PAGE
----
Target’s (TGT) earnings tumbled 46% in the fourth quarter, as the fallout from a massive data breach during the holiday shopping season cut into the retailer’s net income and sales.
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The attack, one of the largest thefts of credit card data on record, drove many shoppers away from Target stores during a critical period for retailers. In the final quarter of fiscal 2014, the number of transactions at the company’s U.S. stores slipped 5.5%, and domestic same-store sales were down 2.5%. Total gross margin narrowed to 27.6% from 27.8%.
Target said Wednesday its earnings were slashed to $520 million, or 81 cents a share, from $961 million, or $1.47 a share, in the year-ago period. Adjusted per-share earnings checked in at $1.30 versus $1.65. Sales declined 3.8% to $21.52 billion.
Wall Street analysts projected earnings of 79 cents a share and revenue of $22.37 billion.
The Minneapolis-based company was hit with $61 million in expenses from the breach, although those costs were partially offset by an insurance payment of $44 million. Target said it has been unable to come up with an estimate for future costs related to the attack, which affected 40 million payment cards and 70 million Target accounts containing personal information.
Chairman and CEO Gregg Steinhafel said holiday sales during the first half of the year-end period were better than expected, before results “softened meaningfully” following its December announcement of the breach.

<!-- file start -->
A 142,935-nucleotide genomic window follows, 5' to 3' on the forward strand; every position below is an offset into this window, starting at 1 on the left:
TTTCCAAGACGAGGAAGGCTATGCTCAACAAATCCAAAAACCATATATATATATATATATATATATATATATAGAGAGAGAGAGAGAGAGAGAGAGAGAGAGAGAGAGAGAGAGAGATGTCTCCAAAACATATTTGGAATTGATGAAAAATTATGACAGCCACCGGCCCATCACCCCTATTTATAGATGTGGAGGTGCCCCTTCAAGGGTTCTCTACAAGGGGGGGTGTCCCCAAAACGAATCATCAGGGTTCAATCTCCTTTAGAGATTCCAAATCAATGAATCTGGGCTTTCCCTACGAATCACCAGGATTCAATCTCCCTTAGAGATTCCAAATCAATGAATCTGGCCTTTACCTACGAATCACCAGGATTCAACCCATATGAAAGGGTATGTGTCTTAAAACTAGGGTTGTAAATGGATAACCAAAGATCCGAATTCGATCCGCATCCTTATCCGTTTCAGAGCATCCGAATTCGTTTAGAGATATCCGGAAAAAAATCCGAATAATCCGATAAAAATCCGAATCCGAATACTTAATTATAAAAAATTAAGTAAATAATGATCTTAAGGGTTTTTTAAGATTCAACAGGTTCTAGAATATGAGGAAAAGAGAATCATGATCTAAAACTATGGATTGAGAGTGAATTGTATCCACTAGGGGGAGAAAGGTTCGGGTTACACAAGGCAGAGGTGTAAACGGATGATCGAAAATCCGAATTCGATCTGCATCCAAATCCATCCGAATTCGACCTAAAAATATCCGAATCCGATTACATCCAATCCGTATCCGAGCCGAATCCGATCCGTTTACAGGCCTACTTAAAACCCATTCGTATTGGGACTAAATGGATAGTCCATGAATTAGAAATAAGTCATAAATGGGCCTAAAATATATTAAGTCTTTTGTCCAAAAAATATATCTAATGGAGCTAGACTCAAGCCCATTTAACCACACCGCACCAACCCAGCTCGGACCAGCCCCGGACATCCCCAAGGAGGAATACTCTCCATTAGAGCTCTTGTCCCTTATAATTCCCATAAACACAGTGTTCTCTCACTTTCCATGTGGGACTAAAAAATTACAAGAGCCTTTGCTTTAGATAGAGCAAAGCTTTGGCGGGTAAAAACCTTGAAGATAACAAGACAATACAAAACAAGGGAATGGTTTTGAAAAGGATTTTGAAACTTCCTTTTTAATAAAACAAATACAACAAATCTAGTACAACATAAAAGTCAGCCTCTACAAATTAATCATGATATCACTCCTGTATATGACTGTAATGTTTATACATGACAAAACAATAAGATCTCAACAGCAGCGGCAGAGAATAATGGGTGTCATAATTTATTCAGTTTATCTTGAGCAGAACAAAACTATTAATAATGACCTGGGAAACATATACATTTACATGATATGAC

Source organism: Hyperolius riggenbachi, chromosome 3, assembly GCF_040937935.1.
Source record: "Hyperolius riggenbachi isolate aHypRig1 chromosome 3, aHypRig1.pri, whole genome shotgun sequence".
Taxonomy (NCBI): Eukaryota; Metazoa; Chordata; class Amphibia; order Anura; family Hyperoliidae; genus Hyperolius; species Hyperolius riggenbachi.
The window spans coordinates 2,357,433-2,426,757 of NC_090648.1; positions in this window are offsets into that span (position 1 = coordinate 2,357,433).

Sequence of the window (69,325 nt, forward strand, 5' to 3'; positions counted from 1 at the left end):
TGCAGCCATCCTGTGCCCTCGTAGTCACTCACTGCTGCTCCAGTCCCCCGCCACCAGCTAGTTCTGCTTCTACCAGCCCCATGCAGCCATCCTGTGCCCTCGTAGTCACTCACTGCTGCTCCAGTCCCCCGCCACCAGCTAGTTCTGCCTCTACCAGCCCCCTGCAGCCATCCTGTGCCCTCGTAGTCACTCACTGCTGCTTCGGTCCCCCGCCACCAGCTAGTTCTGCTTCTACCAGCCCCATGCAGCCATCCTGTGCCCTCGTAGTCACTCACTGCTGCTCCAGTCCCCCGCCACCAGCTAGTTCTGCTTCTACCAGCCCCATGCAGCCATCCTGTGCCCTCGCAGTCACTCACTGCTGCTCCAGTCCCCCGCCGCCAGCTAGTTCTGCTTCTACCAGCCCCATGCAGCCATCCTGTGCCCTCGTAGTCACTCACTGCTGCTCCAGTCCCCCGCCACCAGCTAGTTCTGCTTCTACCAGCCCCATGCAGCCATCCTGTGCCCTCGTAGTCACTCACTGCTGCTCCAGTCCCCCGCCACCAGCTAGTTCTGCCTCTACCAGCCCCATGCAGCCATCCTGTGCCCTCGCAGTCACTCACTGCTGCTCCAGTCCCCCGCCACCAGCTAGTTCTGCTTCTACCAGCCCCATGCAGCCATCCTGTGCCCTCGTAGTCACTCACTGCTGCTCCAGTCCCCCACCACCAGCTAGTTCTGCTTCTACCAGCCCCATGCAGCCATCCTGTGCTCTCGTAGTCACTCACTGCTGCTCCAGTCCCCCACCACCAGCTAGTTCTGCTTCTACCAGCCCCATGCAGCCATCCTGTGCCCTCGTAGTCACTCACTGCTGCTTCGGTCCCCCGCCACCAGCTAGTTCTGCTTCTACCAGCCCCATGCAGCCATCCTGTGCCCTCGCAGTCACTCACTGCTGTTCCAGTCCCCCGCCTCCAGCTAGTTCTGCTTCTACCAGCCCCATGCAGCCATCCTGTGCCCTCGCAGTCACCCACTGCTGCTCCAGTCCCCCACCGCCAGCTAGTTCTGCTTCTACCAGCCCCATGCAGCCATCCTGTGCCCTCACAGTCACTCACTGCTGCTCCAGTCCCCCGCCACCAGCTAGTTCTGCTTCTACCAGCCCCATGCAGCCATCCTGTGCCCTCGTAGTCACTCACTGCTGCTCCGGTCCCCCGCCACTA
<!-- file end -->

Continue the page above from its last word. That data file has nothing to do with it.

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“As we plan for the new fiscal year, we will continue to work tirelessly to win back the confidence of our guests and deliver irresistible merchandise and offers, and we are encouraged that sales trends have improved in recent weeks,” Steinhafel added.
Target, the nation’s third largest retailer, has also faced headwinds from its entry into Canada. Losses in the segment reduced fourth-quarter earnings by 40 cents a share.
Looking ahead, Target sees adjusted EPS of 60 cents to 75 cents in the first quarter, excluding any additional expenses related to the data breach. For the full year, the company anticipates adjusted EPS of $3.85 to $4.15. Target didn’t provide sales guidance.
Shares climbed 1.75% to $57.50 in pre-market trading. Through Tuesday’s close, Target was down 11.1% since Dec. 19, when the company confirmed its systems were compromised.